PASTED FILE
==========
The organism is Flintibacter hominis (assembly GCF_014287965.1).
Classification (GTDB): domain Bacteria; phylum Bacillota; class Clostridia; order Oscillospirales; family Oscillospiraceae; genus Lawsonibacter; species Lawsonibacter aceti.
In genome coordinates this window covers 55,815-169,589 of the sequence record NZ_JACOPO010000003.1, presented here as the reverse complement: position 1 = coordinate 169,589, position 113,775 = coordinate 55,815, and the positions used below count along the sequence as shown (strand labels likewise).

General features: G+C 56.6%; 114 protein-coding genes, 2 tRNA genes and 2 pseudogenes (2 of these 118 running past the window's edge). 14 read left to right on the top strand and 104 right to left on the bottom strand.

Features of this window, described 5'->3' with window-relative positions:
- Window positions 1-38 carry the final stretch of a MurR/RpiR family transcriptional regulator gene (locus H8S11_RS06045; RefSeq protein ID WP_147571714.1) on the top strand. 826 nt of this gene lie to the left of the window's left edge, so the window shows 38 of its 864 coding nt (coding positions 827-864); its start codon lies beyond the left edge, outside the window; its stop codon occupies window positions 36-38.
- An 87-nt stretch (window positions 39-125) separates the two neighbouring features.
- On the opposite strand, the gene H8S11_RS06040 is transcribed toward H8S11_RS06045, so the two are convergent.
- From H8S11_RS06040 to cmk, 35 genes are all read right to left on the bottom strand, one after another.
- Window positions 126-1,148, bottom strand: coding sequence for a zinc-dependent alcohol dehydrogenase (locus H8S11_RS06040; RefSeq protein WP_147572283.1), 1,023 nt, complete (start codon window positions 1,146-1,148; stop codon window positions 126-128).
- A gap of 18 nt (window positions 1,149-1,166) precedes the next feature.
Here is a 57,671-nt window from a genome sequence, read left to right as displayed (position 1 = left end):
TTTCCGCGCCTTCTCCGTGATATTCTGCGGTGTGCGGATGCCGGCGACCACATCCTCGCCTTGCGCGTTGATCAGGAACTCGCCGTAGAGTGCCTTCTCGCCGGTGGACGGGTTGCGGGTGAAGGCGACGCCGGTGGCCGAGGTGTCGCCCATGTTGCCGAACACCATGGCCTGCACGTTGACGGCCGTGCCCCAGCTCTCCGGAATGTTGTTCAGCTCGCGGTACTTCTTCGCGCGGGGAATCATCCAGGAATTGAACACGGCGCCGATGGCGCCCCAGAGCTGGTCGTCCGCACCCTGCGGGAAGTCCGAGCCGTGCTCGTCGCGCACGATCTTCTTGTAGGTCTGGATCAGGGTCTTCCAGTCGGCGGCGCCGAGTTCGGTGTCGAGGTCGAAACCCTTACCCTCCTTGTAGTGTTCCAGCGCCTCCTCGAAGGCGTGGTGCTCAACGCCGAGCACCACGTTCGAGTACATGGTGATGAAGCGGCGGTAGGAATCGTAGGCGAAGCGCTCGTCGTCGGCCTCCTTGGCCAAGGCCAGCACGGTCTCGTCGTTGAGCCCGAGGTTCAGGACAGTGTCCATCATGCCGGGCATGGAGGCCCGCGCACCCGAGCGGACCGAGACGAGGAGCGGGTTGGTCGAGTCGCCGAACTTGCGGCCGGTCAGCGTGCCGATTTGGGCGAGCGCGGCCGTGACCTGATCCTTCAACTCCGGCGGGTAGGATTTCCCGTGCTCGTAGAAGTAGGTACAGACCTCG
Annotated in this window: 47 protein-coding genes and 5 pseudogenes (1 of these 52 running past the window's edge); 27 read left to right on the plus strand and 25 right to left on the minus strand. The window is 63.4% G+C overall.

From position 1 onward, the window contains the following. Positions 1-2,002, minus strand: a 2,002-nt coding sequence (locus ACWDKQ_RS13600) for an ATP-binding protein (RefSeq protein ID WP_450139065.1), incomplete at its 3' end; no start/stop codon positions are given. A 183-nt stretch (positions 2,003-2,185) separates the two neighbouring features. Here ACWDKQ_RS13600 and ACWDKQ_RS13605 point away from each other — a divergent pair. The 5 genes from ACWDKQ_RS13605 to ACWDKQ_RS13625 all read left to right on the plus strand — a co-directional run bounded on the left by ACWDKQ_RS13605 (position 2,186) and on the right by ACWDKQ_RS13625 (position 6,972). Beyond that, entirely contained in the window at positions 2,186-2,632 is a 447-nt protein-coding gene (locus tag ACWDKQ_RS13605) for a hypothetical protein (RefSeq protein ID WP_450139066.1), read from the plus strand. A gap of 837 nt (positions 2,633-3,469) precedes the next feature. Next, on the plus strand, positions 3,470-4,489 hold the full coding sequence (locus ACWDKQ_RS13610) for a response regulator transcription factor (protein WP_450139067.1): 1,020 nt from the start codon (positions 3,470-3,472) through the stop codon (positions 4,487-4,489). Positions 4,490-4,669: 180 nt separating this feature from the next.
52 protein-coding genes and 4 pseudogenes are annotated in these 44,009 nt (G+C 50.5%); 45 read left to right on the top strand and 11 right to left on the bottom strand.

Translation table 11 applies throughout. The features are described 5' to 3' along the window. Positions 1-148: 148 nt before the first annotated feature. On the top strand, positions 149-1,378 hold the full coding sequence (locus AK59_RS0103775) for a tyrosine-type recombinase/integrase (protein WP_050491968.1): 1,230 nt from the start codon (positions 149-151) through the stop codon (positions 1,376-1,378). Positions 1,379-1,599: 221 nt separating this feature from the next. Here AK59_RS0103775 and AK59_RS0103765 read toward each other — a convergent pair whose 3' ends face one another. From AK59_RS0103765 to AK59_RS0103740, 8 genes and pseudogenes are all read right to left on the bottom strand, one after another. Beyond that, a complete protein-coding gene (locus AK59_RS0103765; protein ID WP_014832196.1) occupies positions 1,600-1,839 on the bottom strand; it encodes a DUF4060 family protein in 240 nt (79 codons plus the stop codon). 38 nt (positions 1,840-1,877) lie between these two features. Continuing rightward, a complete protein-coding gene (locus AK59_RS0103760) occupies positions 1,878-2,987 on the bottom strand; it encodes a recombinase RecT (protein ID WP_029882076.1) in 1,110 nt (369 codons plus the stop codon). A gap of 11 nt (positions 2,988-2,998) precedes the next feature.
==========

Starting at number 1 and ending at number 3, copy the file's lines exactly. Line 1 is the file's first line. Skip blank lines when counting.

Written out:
The organism is Flintibacter hominis (assembly GCF_014287965.1).
Classification (GTDB): domain Bacteria; phylum Bacillota; class Clostridia; order Oscillospirales; family Oscillospiraceae; genus Lawsonibacter; species Lawsonibacter aceti.
In genome coordinates this window covers 55,815-169,589 of the sequence record NZ_JACOPO010000003.1, presented here as the reverse complement: position 1 = coordinate 169,589, position 113,775 = coordinate 55,815, and the positions used below count along the sequence as shown (strand labels likewise).